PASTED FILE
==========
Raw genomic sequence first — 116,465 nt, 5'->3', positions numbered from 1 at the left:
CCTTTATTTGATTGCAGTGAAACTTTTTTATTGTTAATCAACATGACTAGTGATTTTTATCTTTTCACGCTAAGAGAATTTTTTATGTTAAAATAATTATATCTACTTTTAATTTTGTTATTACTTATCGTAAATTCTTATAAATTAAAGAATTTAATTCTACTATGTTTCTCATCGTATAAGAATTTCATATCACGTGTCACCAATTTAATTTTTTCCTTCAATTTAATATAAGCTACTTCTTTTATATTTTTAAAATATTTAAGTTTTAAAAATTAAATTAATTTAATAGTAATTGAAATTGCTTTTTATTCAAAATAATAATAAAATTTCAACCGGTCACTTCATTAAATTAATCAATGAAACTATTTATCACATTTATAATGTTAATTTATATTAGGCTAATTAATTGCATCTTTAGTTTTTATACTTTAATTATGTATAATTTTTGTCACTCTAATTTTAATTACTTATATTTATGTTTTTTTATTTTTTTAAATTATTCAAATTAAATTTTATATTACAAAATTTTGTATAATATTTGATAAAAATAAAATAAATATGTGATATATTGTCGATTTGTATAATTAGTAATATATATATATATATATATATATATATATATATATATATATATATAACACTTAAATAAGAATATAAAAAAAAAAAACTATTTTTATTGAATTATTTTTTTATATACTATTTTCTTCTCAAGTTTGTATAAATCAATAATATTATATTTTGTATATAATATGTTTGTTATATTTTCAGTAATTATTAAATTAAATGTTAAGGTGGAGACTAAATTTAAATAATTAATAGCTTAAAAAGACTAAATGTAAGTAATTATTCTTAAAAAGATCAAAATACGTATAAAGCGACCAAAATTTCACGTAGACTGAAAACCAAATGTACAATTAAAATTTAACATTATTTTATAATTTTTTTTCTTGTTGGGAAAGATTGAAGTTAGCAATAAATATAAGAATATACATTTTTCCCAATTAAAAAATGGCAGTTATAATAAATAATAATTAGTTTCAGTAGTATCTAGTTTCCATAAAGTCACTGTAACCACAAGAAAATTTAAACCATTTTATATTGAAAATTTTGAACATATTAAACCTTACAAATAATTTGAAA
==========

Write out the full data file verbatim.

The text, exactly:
Raw genomic sequence first — 116,465 nt, 5'->3', positions numbered from 1 at the left:
CCTTTATTTGATTGCAGTGAAACTTTTTTATTGTTAATCAACATGACTAGTGATTTTTATCTTTTCACGCTAAGAGAATTTTTTATGTTAAAATAATTATATCTACTTTTAATTTTGTTATTACTTATCGTAAATTCTTATAAATTAAAGAATTTAATTCTACTATGTTTCTCATCGTATAAGAATTTCATATCACGTGTCACCAATTTAATTTTTTCCTTCAATTTAATATAAGCTACTTCTTTTATATTTTTAAAATATTTAAGTTTTAAAAATTAAATTAATTTAATAGTAATTGAAATTGCTTTTTATTCAAAATAATAATAAAATTTCAACCGGTCACTTCATTAAATTAATCAATGAAACTATTTATCACATTTATAATGTTAATTTATATTAGGCTAATTAATTGCATCTTTAGTTTTTATACTTTAATTATGTATAATTTTTGTCACTCTAATTTTAATTACTTATATTTATGTTTTTTTATTTTTTTAAATTATTCAAATTAAATTTTATATTACAAAATTTTGTATAATATTTGATAAAAATAAAATAAATATGTGATATATTGTCGATTTGTATAATTAGTAATATATATATATATATATATATATATATATATATATATATATATATAACACTTAAATAAGAATATAAAAAAAAAAAACTATTTTTATTGAATTATTTTTTTATATACTATTTTCTTCTCAAGTTTGTATAAATCAATAATATTATATTTTGTATATAATATGTTTGTTATATTTTCAGTAATTATTAAATTAAATGTTAAGGTGGAGACTAAATTTAAATAATTAATAGCTTAAAAAGACTAAATGTAAGTAATTATTCTTAAAAAGATCAAAATACGTATAAAGCGACCAAAATTTCACGTAGACTGAAAACCAAATGTACAATTAAAATTTAACATTATTTTATAATTTTTTTTCTTGTTGGGAAAGATTGAAGTTAGCAATAAATATAAGAATATACATTTTTCCCAATTAAAAAATGGCAGTTATAATAAATAATAATTAGTTTCAGTAGTATCTAGTTTCCATAAAGTCACTGTAACCACAAGAAAATTTAAACCATTTTATATTGAAAATTTTGAACATATTAAACCTTACAAATAATTTGAAA